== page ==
Rusty was the orneriest piece of dog flesh that ever got concealed inside a sleek cover of mahogany Irish setter fur. It was difficult to understand how such an absolutely handsome field dog could be so utterly full of hate. Hate for everybody and everything. Just flat mean. Of course, some hunters said his owner, my old hunting buddy George, was equally ornery, but that was an inaccurate impression. George was simply single-minded when it came to bird hunting. He focused entirely on the matter at hand and brooked no outside distraction. If, for instance, he was hunting bobwhite, he...

  14. Brown Trout and Other Problems
    (pp. 103-109)

    Like many of our ancestors who came to these shores from other lands, the brown trout,Salmo trutta,arrived in America from Europe in the 1800s. But unlike our immigrant predecessors who often came as described by poetess Emma Lazarus on the Statue of Liberty: “. . . your tired, your poor. . . the wretched refuse of your teeming shore . . . ,” the brown trout was and is an aristocrat, the royalty of Old World fisheries. And for many North American anglers the species continues to hold a position of princely esteem. In addition, this majestic warrior...

  15. The Wendigo
    (pp. 111-117)

    On a segment of the Minnesota-Ontario border, fourteen-mile-long Crooked Lake pours over Curtain Falls in a thunder of foam into a series of churning rapids leading to Iron Lake. The falls and surrounding granite-rimmed gorge are preferred subjects for photography by modern-day canoe paddlers, who portage around the cascade on a trail worn smooth over centuries by thousands of bare feet, moccasins, and boots. This portion of the ancient voyageurs’ fur route offers a scene of incredible beauty. It is also a scene of danger. The Ojibwa people believe it is the home of a wendigo, the most feared evil...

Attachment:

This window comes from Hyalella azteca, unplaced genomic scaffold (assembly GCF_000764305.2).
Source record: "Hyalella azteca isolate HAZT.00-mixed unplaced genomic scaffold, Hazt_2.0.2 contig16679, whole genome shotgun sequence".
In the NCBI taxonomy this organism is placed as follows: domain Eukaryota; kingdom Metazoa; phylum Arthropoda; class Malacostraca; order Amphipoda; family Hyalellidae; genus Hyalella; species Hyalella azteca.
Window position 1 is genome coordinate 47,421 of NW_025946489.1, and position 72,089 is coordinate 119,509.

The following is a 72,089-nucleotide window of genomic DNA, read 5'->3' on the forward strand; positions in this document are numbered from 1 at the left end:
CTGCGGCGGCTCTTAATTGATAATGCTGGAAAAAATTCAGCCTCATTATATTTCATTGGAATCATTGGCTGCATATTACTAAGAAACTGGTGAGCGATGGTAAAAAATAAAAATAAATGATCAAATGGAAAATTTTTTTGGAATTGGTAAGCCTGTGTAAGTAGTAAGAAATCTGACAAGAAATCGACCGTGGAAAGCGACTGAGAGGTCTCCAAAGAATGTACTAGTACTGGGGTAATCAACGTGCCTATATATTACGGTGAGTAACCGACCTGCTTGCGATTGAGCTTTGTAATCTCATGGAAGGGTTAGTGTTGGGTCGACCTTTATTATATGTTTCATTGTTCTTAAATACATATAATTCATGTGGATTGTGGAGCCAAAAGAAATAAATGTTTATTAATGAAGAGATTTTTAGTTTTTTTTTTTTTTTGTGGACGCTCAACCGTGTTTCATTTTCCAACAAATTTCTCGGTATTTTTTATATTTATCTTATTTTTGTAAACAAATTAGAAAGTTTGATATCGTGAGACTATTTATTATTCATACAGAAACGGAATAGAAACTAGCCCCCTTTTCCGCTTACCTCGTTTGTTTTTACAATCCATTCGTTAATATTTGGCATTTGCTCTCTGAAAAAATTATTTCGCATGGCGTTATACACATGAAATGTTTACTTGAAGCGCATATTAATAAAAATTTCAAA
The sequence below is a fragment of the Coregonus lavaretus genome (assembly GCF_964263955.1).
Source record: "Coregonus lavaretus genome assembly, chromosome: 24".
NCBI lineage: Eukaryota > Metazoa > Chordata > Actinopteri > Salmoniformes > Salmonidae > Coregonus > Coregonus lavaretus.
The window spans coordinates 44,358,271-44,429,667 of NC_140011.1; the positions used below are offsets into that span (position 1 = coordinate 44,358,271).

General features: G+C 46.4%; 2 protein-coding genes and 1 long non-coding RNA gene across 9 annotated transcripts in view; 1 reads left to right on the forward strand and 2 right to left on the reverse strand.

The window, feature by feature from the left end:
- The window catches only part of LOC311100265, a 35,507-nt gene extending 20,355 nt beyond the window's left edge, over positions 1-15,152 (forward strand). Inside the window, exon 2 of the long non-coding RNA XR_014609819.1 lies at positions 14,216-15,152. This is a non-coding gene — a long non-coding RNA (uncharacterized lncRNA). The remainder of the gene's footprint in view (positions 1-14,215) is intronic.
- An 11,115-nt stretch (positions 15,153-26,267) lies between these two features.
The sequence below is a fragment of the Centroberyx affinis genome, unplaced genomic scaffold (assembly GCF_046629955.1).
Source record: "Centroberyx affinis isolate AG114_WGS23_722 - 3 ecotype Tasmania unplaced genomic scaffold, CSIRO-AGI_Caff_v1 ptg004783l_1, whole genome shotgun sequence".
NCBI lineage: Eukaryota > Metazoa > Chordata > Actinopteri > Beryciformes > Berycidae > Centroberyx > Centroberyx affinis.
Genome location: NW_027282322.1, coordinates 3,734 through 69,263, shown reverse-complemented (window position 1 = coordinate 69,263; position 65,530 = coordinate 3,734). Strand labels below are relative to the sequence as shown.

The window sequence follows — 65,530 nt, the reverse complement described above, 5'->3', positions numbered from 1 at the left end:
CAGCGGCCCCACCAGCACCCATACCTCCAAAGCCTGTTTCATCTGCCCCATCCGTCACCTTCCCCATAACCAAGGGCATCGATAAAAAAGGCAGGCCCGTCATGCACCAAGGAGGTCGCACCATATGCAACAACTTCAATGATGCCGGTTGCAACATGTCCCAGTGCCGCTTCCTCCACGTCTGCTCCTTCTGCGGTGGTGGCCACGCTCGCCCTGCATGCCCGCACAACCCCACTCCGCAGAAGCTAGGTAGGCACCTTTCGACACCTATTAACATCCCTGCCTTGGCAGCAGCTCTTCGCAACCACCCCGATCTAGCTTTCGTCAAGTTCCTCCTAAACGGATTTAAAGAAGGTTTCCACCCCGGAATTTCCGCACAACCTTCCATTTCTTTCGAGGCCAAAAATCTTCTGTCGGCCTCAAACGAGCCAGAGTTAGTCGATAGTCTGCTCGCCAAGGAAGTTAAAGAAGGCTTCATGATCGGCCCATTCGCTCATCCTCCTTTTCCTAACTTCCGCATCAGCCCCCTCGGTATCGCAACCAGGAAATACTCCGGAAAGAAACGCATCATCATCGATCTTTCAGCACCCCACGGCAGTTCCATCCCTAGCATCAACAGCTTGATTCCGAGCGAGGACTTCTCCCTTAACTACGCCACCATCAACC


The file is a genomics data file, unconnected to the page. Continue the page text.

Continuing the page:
16. Pop Dixon
    (pp. 119-125)

    “D’ye hae any fr-rogs, laddie?”

    The bushy-browed, crusty old Brit with a broad Northumberland accent sat in the boat, eyeing our lightweight spinning tackle with a mixture of suspicion and disdain.

    “No . . . no frogs,” I replied, “but we’ve got something just as good or better.”

    At that comment, the bushy eyebrows shot up, and the eyes beneath changed from suspicion to pure disbelief: “Wha manner-r o’ bait would ye be refer-rin’ to?”

    “Jigs and plastic grubs.”

    “Ah, noo, laddie.” The old man shook his head. “If ye intend to get yoursel’ some fish in this lake, ye’ll...

  17. The Great Crooked Lake Bear Hunt
    (pp. 127-133)

    There probably wasn’t a better location for a fishing camp than the one Billy Zup built and operated on Crooked Lake. Billy liked to say that when he came home from the U.S. Army in 1945, he took a saw and a hand ax, went up to Crooked Lake, and built the place. This, of course, was an exaggeration . . . but, then, Billy occasionally tended to exaggerate a trifle. Situated on the south shore of what was later to become part of the Boundary Waters Canoe Area and almost casting distance from the boundary of Ontario’s Quetico Park,...

  18. Nuts of Neverhunt
    (pp. 135-143)

    When an old hunting dog dies, there is a time for grieving, a time for remembrance. And, eventually, there comes a time to think of another dog. Thus, some months after our old retriever Babe died, I started glancing through the outdoor magazines, studying various breeds, talking to dog-owning friends, figuring, comparing. Should I get another retriever? Or maybe a pointing dog? Tough decision.